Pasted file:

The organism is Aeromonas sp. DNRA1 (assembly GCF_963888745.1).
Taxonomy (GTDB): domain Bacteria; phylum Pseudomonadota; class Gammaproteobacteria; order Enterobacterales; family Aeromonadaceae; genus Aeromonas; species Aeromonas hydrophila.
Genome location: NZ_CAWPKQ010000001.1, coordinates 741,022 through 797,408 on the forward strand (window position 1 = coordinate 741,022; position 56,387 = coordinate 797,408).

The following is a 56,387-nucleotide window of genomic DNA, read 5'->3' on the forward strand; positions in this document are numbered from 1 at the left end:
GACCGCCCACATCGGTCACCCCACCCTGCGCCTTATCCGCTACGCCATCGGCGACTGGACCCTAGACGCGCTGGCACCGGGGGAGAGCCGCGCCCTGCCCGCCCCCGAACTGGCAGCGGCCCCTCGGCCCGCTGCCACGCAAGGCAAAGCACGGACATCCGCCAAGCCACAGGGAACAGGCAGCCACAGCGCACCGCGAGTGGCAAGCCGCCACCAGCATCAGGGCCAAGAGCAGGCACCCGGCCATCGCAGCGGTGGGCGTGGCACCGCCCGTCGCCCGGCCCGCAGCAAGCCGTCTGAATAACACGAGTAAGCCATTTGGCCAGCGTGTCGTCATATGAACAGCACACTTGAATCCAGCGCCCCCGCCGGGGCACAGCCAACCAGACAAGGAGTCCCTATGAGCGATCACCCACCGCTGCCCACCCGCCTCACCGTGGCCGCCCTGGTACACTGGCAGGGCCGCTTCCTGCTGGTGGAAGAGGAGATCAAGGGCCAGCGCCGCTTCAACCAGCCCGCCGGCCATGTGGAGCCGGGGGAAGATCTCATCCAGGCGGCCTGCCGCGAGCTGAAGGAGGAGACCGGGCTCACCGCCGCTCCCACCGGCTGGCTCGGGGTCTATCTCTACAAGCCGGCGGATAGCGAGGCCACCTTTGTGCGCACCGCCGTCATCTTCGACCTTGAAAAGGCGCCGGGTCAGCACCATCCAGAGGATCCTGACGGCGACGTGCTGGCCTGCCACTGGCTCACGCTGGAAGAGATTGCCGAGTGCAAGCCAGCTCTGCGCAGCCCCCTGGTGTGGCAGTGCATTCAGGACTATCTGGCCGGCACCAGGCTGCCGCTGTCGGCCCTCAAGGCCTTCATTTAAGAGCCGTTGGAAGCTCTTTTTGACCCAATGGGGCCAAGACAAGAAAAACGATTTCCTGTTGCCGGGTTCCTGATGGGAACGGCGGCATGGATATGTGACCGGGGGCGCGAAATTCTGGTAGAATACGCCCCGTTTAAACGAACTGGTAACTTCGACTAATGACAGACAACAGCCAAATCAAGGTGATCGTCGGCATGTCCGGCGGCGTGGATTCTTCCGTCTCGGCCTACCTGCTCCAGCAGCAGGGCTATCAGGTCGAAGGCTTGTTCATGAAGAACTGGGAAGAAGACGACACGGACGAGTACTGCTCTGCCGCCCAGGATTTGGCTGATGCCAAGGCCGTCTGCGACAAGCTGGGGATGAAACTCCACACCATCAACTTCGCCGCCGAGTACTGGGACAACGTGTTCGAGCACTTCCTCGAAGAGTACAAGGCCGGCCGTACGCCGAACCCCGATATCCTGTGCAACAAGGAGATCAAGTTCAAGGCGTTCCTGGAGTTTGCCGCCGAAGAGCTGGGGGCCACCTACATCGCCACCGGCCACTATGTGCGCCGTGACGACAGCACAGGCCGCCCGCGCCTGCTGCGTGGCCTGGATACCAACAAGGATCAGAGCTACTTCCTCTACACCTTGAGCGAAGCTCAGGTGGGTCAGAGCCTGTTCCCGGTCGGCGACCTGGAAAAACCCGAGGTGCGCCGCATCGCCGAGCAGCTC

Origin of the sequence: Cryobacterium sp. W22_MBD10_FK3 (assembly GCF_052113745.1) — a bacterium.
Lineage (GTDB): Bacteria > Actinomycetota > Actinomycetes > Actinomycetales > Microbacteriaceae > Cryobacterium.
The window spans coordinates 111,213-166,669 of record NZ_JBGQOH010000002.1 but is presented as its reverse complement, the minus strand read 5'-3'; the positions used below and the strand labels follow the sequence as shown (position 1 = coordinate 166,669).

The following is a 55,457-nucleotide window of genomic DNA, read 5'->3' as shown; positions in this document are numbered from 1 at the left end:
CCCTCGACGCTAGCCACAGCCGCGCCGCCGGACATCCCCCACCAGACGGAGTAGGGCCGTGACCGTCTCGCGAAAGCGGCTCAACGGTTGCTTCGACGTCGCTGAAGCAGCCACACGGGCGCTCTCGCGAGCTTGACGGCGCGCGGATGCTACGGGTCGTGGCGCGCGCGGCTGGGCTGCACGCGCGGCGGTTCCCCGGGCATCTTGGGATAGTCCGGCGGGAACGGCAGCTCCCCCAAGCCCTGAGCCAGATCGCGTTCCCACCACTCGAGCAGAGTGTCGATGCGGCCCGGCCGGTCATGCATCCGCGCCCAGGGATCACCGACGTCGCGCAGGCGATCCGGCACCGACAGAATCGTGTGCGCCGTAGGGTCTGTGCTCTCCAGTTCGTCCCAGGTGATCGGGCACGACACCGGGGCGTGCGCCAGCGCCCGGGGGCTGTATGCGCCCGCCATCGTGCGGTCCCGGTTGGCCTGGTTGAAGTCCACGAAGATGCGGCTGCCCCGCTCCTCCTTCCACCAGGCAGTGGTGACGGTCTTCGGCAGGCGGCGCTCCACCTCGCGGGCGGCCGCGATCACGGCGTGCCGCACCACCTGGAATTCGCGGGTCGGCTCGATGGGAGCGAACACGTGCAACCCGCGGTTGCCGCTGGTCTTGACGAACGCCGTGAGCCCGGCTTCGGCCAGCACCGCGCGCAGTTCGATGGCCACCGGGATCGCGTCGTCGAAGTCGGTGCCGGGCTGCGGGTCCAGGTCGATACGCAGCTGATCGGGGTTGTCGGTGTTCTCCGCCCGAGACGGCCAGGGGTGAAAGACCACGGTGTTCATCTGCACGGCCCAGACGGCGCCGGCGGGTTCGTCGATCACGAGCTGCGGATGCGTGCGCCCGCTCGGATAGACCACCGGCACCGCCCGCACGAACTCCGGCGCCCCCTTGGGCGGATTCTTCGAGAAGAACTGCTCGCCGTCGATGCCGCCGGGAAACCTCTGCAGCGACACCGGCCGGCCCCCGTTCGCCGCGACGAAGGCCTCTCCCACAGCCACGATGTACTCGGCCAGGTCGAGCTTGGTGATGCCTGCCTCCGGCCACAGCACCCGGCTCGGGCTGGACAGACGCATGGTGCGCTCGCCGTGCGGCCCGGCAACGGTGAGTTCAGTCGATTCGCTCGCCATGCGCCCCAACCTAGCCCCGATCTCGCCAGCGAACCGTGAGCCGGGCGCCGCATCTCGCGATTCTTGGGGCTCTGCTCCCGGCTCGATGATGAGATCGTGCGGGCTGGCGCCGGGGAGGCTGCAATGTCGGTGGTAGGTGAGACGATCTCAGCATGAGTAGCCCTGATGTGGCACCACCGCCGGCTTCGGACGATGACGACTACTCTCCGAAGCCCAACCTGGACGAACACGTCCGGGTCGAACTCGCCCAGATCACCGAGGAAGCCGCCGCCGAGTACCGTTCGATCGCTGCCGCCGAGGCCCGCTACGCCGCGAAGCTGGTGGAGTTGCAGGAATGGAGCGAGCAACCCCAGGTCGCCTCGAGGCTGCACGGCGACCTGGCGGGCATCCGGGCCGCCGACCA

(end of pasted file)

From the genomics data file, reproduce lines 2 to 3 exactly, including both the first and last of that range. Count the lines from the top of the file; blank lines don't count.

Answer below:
Taxonomy (GTDB): domain Bacteria; phylum Pseudomonadota; class Gammaproteobacteria; order Enterobacterales; family Aeromonadaceae; genus Aeromonas; species Aeromonas hydrophila.
Genome location: NZ_CAWPKQ010000001.1, coordinates 741,022 through 797,408 on the forward strand (window position 1 = coordinate 741,022; position 56,387 = coordinate 797,408).